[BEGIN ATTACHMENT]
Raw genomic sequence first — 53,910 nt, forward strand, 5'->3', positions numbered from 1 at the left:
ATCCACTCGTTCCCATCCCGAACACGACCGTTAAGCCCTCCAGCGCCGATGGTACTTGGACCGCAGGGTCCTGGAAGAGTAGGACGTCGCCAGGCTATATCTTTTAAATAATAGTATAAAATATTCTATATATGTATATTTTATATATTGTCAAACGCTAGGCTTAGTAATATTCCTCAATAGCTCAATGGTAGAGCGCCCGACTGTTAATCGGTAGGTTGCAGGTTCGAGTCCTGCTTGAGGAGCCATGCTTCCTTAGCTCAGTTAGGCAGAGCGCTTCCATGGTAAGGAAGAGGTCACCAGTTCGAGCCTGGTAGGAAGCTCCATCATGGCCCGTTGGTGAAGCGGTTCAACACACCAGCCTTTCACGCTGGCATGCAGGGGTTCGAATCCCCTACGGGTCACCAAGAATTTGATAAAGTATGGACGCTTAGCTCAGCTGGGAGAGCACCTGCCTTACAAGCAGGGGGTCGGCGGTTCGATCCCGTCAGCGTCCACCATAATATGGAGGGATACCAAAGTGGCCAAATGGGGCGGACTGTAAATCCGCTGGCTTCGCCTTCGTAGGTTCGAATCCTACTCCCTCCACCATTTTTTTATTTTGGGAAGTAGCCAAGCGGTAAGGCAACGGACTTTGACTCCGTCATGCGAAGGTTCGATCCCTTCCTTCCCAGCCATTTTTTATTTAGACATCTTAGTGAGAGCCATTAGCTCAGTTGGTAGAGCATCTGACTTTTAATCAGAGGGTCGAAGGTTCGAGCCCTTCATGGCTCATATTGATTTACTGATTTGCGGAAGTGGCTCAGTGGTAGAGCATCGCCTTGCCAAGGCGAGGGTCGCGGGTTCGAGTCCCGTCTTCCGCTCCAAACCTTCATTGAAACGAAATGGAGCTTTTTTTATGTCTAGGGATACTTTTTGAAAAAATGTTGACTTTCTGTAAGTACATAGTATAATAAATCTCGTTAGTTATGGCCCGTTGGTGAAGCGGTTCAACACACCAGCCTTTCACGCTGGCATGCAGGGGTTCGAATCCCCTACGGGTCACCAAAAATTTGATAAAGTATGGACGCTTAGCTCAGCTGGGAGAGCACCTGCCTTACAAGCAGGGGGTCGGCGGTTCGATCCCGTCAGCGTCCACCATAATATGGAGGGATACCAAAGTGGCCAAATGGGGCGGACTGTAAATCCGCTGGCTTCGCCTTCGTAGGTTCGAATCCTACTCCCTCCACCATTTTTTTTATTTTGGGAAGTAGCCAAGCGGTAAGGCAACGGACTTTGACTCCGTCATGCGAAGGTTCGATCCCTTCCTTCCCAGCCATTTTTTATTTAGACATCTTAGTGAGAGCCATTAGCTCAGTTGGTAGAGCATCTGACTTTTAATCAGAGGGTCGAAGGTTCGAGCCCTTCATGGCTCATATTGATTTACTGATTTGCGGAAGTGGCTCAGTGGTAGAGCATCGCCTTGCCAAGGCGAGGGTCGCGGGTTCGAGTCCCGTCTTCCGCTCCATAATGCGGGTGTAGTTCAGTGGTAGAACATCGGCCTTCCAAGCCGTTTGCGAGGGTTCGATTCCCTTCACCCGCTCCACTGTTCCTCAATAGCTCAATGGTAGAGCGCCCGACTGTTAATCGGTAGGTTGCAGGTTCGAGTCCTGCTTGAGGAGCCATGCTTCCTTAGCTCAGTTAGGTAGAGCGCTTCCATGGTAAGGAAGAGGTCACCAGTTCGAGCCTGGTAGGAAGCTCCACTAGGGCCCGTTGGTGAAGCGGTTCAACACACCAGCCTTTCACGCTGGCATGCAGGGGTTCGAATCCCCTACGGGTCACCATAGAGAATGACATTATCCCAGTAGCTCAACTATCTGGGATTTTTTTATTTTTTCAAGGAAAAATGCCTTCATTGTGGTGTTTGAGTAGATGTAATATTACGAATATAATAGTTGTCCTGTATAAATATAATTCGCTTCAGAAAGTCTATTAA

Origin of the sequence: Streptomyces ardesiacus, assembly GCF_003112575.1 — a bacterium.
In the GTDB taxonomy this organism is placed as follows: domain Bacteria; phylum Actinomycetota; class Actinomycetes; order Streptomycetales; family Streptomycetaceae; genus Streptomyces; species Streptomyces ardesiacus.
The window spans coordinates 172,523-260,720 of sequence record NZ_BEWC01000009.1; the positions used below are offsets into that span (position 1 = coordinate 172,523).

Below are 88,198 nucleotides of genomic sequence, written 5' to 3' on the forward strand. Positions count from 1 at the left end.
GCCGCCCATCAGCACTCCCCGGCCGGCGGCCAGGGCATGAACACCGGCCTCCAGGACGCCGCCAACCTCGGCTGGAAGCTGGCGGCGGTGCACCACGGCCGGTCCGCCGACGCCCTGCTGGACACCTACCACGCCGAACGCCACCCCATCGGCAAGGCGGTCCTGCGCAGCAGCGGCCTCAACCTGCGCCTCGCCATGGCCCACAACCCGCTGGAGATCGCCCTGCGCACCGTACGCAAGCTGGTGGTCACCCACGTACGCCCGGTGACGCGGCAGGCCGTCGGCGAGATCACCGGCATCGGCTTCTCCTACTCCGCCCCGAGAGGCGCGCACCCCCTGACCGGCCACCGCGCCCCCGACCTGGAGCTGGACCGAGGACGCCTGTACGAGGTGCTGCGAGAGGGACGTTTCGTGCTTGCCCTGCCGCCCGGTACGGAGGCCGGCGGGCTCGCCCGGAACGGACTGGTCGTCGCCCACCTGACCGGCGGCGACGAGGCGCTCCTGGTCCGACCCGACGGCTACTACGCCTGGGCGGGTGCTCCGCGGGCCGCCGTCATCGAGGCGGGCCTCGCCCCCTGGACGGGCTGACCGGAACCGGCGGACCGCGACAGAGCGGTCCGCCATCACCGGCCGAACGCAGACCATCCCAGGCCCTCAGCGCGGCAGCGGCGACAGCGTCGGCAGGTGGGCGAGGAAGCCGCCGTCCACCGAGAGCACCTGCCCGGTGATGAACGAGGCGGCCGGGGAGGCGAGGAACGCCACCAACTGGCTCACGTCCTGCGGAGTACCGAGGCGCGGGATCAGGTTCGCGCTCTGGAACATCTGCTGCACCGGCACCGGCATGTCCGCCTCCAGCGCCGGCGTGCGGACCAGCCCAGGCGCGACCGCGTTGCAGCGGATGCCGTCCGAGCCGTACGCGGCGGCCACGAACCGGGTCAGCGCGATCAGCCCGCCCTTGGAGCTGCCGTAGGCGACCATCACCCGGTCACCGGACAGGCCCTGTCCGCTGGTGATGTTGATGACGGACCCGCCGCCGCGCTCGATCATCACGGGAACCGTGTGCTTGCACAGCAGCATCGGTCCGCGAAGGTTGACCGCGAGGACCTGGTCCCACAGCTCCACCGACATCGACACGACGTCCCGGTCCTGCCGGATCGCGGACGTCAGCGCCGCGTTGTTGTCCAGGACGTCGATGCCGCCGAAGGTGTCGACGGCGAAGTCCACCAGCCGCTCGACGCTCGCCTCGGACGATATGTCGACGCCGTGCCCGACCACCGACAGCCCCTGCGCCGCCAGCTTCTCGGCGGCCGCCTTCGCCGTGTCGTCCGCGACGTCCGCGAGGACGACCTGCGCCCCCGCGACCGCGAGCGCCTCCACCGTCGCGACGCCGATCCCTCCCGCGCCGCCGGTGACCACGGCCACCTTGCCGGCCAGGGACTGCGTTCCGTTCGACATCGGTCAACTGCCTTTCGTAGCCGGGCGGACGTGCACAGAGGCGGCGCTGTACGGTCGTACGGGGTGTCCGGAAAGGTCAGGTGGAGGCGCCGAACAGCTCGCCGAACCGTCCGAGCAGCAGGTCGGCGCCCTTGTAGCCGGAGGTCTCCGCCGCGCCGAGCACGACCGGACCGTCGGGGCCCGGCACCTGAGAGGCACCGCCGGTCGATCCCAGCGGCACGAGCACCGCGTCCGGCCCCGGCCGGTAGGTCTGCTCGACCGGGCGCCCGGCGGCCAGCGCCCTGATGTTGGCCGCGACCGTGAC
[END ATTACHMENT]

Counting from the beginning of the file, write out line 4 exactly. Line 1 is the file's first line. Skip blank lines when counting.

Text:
In the GTDB taxonomy this organism is placed as follows: domain Bacteria; phylum Actinomycetota; class Actinomycetes; order Streptomycetales; family Streptomycetaceae; genus Streptomyces; species Streptomyces ardesiacus.